dehumidifier

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NearThere

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Thanks Stuart,

That's fair enough. :-D

Thank you
NT
 

Neillythere

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Hi folks

Sorry to intervene, late on, in this somewhat heated discussion between folks whose separate opinions I have, in my short time on this site grown to respect.

I'm a Brit, with over 40 years experience as a Chemical Engineer in the Oil, Gas & Petrochemical industries.

Setting the academics of the OED (and Brazilian English, as Peter123 requested) aside for one moment:

The distinction that I, as a Brit Engineer, would have drawn between a drier and a dehumidifier is that I would normally expect a dehumidifier to recover the humidity as a liquid, whereas a simple drier would merely drive off the moisture and exhaust it to atmosphere.

Getting back to the original question, I don't believe there is a short form for dehumidifier itself. I am, however, currently resident in the Arabian Gulf and, not very far away from me, I have a device that either cools or dehumidifies the air in the room. It's called an Air Conditioner - and that does have a short form - A/C.

That having been said, I think I'll take StuartNZ's advice and translate myself to the bar, where I'll pick up a cool, refreshing (albeit diet) Pepsi/Coke!

Regards to you both!:):)

peter123

Re: dehumidifier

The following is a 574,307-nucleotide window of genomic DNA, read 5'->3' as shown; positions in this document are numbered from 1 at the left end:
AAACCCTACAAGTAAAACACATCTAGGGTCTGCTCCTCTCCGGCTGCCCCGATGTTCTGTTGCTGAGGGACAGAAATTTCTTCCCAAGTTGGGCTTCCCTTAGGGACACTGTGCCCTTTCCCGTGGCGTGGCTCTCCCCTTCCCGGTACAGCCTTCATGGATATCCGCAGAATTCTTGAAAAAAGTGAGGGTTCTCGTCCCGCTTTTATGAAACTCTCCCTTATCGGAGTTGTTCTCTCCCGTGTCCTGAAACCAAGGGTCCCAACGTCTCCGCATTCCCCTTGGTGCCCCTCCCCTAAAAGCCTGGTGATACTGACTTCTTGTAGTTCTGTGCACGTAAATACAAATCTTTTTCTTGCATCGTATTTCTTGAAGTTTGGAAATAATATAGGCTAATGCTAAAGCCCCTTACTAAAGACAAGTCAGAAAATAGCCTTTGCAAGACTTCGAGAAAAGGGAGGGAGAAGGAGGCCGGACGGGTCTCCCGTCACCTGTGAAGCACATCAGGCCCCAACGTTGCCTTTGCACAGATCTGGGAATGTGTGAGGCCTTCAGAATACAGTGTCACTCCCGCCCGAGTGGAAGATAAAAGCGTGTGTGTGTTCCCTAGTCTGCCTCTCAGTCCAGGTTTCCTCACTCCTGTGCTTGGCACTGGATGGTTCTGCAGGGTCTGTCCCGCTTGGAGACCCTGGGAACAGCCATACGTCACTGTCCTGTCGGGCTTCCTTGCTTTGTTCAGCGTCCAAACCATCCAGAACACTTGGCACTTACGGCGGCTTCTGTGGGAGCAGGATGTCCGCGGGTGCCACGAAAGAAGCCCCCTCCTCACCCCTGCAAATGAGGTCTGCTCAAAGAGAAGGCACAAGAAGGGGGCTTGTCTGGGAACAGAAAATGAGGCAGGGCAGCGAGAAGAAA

Hi there,

Look for answers ONLY from native English speakers.


Would there be a short term for 'dehumidifier' in conversation? It seems that 'dehumidifier' is a bit long?


Thanks
pete
 

Offroad

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I'm a Brit, with over 40 years experience as a Chemical Engineer in the Oil, Gas & Petrochemical industries.

The distinction that I, as a Brit Engineer, would have drawn between a drier and a dehumidifier is that I would normally expect a dehumidifier to recover the humidity as a liquid, whereas a simple drier would merely drive off the moisture and exhaust it to atmosphere.
Neillythere,
This question is about a short name for dehumidifier, I say it is dryer, or drier, as you wish. In my view, as I've learned, a dryer is any apparatus or system that is designed to dry something no matter how or what kind of atmosphere and so on, there are many specifications and details that are not important right now. However, people normally distinguish between a home dehumidifier and a dryer used to dry hair or clothes. They don't care about technical terms, there's no need, actually.